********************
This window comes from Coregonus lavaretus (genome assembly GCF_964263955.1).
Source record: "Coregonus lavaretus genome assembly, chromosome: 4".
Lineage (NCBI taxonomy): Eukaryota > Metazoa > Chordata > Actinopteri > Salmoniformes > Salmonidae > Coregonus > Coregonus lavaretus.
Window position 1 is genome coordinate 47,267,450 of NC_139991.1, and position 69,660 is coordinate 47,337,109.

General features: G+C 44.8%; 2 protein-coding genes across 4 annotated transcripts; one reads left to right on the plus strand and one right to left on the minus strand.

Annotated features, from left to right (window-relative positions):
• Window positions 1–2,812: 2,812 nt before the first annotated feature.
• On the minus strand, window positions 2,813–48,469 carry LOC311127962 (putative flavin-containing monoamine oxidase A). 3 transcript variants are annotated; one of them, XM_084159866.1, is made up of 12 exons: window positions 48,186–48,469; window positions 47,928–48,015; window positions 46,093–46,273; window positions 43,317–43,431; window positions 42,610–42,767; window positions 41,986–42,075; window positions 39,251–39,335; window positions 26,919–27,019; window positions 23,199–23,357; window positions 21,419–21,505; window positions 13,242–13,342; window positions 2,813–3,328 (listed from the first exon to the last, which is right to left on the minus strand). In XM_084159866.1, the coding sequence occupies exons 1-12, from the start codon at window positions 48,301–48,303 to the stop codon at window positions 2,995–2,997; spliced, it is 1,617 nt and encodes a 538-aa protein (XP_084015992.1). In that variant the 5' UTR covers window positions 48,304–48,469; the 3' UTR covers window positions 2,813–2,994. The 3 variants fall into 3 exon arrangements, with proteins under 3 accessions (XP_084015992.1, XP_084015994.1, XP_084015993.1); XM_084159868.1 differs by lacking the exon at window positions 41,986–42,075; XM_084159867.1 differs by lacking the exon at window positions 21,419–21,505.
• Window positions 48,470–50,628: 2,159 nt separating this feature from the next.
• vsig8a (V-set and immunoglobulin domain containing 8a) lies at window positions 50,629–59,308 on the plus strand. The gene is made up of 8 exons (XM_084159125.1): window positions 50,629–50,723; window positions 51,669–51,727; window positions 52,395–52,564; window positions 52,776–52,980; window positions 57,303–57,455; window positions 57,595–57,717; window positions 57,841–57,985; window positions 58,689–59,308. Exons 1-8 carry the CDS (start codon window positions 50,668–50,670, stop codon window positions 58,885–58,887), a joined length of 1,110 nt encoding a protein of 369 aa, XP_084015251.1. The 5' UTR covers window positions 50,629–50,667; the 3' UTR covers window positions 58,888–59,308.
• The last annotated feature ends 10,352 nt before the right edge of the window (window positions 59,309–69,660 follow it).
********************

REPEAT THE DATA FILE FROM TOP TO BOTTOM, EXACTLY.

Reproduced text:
This window comes from Coregonus lavaretus (genome assembly GCF_964263955.1).
Source record: "Coregonus lavaretus genome assembly, chromosome: 4".
Lineage (NCBI taxonomy): Eukaryota > Metazoa > Chordata > Actinopteri > Salmoniformes > Salmonidae > Coregonus > Coregonus lavaretus.
Window position 1 is genome coordinate 47,267,450 of NC_139991.1, and position 69,660 is coordinate 47,337,109.

General features: G+C 44.8%; 2 protein-coding genes across 4 annotated transcripts; one reads left to right on the plus strand and one right to left on the minus strand.

Annotated features, from left to right (window-relative positions):
• Window positions 1–2,812: 2,812 nt before the first annotated feature.
• On the minus strand, window positions 2,813–48,469 carry LOC311127962 (putative flavin-containing monoamine oxidase A). 3 transcript variants are annotated; one of them, XM_084159866.1, is made up of 12 exons: window positions 48,186–48,469; window positions 47,928–48,015; window positions 46,093–46,273; window positions 43,317–43,431; window positions 42,610–42,767; window positions 41,986–42,075; window positions 39,251–39,335; window positions 26,919–27,019; window positions 23,199–23,357; window positions 21,419–21,505; window positions 13,242–13,342; window positions 2,813–3,328 (listed from the first exon to the last, which is right to left on the minus strand). In XM_084159866.1, the coding sequence occupies exons 1-12, from the start codon at window positions 48,301–48,303 to the stop codon at window positions 2,995–2,997; spliced, it is 1,617 nt and encodes a 538-aa protein (XP_084015992.1). In that variant the 5' UTR covers window positions 48,304–48,469; the 3' UTR covers window positions 2,813–2,994. The 3 variants fall into 3 exon arrangements, with proteins under 3 accessions (XP_084015992.1, XP_084015994.1, XP_084015993.1); XM_084159868.1 differs by lacking the exon at window positions 41,986–42,075; XM_084159867.1 differs by lacking the exon at window positions 21,419–21,505.
• Window positions 48,470–50,628: 2,159 nt separating this feature from the next.
• vsig8a (V-set and immunoglobulin domain containing 8a) lies at window positions 50,629–59,308 on the plus strand. The gene is made up of 8 exons (XM_084159125.1): window positions 50,629–50,723; window positions 51,669–51,727; window positions 52,395–52,564; window positions 52,776–52,980; window positions 57,303–57,455; window positions 57,595–57,717; window positions 57,841–57,985; window positions 58,689–59,308. Exons 1-8 carry the CDS (start codon window positions 50,668–50,670, stop codon window positions 58,885–58,887), a joined length of 1,110 nt encoding a protein of 369 aa, XP_084015251.1. The 5' UTR covers window positions 50,629–50,667; the 3' UTR covers window positions 58,888–59,308.
• The last annotated feature ends 10,352 nt before the right edge of the window (window positions 59,309–69,660 follow it).